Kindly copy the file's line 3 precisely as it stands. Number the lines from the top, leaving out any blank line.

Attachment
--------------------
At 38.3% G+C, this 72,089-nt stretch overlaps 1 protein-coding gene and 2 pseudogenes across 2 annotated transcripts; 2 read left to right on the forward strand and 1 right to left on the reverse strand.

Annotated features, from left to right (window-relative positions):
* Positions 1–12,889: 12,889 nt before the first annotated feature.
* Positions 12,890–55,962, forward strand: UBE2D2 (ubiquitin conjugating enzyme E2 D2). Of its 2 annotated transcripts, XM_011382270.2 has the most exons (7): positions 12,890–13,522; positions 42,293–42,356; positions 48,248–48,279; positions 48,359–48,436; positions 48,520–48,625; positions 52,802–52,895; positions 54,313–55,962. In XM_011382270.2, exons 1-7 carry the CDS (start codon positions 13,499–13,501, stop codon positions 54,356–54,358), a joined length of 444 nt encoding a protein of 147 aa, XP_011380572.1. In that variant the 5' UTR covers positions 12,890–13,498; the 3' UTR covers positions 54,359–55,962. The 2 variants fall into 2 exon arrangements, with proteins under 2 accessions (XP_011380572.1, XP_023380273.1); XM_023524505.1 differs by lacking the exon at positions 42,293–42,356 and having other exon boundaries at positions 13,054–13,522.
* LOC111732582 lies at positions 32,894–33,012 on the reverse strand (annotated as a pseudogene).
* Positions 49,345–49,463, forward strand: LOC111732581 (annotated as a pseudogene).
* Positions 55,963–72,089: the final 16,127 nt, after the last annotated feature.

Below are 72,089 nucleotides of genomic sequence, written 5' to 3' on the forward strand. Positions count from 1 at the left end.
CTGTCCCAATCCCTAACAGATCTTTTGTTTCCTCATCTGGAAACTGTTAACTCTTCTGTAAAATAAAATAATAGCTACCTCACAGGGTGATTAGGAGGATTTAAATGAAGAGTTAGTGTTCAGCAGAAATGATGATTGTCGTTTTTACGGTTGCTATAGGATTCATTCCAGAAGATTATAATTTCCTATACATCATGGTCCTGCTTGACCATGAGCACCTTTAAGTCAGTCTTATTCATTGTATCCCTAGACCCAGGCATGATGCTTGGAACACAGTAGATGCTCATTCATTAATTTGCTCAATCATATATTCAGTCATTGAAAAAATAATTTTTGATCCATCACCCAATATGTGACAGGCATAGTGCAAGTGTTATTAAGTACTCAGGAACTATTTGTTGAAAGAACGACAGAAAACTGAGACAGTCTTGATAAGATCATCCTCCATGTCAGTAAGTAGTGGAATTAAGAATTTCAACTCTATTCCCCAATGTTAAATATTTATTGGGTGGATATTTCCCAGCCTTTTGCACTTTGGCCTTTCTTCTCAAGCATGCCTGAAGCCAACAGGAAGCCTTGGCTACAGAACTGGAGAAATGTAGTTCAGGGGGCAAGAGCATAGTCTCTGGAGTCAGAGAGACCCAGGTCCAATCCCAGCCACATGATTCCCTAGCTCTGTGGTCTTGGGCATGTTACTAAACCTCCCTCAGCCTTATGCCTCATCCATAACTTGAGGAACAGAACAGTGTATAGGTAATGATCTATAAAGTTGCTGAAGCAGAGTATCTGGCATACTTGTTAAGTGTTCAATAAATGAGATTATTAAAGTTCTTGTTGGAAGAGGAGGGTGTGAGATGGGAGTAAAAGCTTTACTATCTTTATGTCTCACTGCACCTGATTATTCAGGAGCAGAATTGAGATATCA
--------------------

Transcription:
* Positions 1–12,889: 12,889 nt before the first annotated feature.